Salamanders just aren’t that into you
A type of mole salamander has found a way to achieve the perfect society – all female. At some point, about 2 million years ago, a hybrid of different mole salamander species started reproducing in a way that only produced females. This is really, really rare. In fact, this ancient family is the oldest known line of all-female vertebrates (animals with spines). They’re basically the amazons of the amphibian world.
These salamanders can be found in North America and they belong to the genus Ambystoma, which includes the famous axolotl. They may look like wet lizards, but they’re actually amphibians, with many spending their lives both in and out of water.
A quick sex-ed lesson:
This unique line of mole salamanders is what you call “unisexual,” meaning they have only one sex, female. They have the advantage that every individual in the species is able to bear offspring. But there’s a reason that unisexual lines aren’t common in animals.
Most unisexual species reproduce through asexual reproduction. This is when an organism’s offspring are exact genetic copies of itself. This is different to sexual reproduction where the genes of the parents of a bisexual species combine in different ways to create offspring with a very different sets of genes. Genes are the biological “code” for what makes us… us. Brown hair, short, skinny, purple feathered or blue tongued – all of that is decided by genetics.
But if we could just copy ourselves, why bother with sex? I hear you ask. Sexual reproduction allows for a species to be more resilient to *bad things.* For example, imagine there’s a crash (this is the correct group term) of feathered rhinos. If a disease came along that only affected purple feathered rhinos, all the green, magenta and orange feathered rhinos would be fine. But if they were all purple-feathered… You get the picture. In terms of evolution, there’s safety in diversity!
It’s always ladies night at the mole salamander bar
So the question is, if this line of all-lady mole salamanders reproduce asexually, why hasn’t some obnoxious disease wiped them out?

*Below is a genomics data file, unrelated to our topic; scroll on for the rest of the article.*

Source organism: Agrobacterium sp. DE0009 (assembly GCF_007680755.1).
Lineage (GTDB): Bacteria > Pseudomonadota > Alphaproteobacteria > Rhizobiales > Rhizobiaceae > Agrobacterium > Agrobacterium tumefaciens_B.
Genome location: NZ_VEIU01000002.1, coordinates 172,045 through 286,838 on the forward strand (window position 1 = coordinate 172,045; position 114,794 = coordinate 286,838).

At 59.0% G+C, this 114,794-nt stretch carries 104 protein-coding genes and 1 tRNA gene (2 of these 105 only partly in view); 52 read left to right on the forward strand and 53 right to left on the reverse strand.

It’s because they’ve found a unique way to diversify their offspring. These unisexual salamanders use a technique called kleptogenesis – they’re sperm stealers. They breed with other similar Ambystoma such as the blue spotted salamander or the tiger salamander, taking their pick of the gene pool. This is an advantage as they are able to mate with five different species, increasing the range of habitats they can be in, so long as there is a sperm donor present.
Most of the time the genetics of the male are rejected, and the sperm is only used to initiate the development of the female’s eggs. However, occasionally as much as 25% of the genetics from the sperm donor will be used to form the new offspring. This is how these incredible creatures have managed to have genetic diversity without using standard sexual reproduction.
Doing it better
Not only are these salamanders of interest to scientists for their fascinating reproductive habits, but they have another interesting quirk. Most salamanders can regenerate their tails after they lose them to escape a predator. But scientists have found these unisexual salamanders are able to regenerate their tails 1.5 times faster than normal salamanders. The reason for this is unknown, but this makes them even more interesting to research as unlocking the secret to regeneration is of prime interest.
Clearly, there are benefits to this unique society of salamanders. And perhaps there are more secrets they can tell us as scientists continue their research.